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With this in mind we want to make sure that the process is undertaken only once in a given year. As a part of that guidance I often use are ten questions from Grey (1994): 1. With IT training we have three options of delivery: With the information collected it is easy to analyse and enables the training professional to identify volumes, nature of applications that require training and the budget required to achieve 80% of objectives.
At this level, without spending a considerable amount of time on the TNA, an 80% fit is a cost effective approach to this level of need.
Conducting a training needs analysis (TNA) helps on the journey, but it can only help if you understand the destination required.
So before you even begin to think about the TNA process make sure that you are clear where you are going and why.
You we really need to invest in intermediate & advanced training, to confuse and overwhelm them when all they need is one function? Is it training that can bridge the gap (or is it a non-training issue)?
Training needs analysis at its most basic level is easy – What can you do now? If so what type of training delivery (style) is appropriate?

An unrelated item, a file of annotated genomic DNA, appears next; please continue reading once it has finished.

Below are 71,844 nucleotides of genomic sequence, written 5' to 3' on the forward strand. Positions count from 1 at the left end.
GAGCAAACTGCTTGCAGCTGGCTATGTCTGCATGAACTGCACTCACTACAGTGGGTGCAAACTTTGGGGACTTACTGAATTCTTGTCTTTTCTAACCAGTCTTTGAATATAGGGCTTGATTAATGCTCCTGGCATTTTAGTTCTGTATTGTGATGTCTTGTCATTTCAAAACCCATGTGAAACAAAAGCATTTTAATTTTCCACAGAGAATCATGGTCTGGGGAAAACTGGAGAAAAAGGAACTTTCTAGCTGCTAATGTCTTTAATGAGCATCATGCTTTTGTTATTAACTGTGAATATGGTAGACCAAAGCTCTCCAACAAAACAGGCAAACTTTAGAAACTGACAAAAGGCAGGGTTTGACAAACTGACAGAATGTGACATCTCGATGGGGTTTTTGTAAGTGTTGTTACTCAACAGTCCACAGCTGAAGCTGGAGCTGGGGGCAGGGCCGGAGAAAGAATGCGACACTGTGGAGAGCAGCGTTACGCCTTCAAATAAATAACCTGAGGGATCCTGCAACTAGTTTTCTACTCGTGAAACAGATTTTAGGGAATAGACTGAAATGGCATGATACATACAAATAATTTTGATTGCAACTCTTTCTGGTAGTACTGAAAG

Much more detail is needed at the individual level. I would want them to identify if this application was ‘critical to role’ then there would be a free text box to capture the SMART objectives required for each item.
Periodically organisations change suites of software or hardware systems. What performance is required from the target group/ individuals? Intranet, HR system, payroll system, purchasing system etc.
Tools like Keypoint can do much of the analysis for you and often work out more cost effective. Training Needs Analysis – Finishing the Journey Attending training or having at desk coaching is not the destination.The links below will provide access to a sample TNA form and an example how the same data can be used for developing personal development plans.TNA Sample data collection form and Sample Output for PDP use The original article published in Training Zone is printed below: TNA: Knowing Where to Start Your Journey In this practical guide, Mike Morrison goes through the stages of an IT training needs analysis.There is no point putting a person on an e-learning course if they best learn through discussion and sharing with others.The solution may look low cost but in this case it is also a complete waste of money!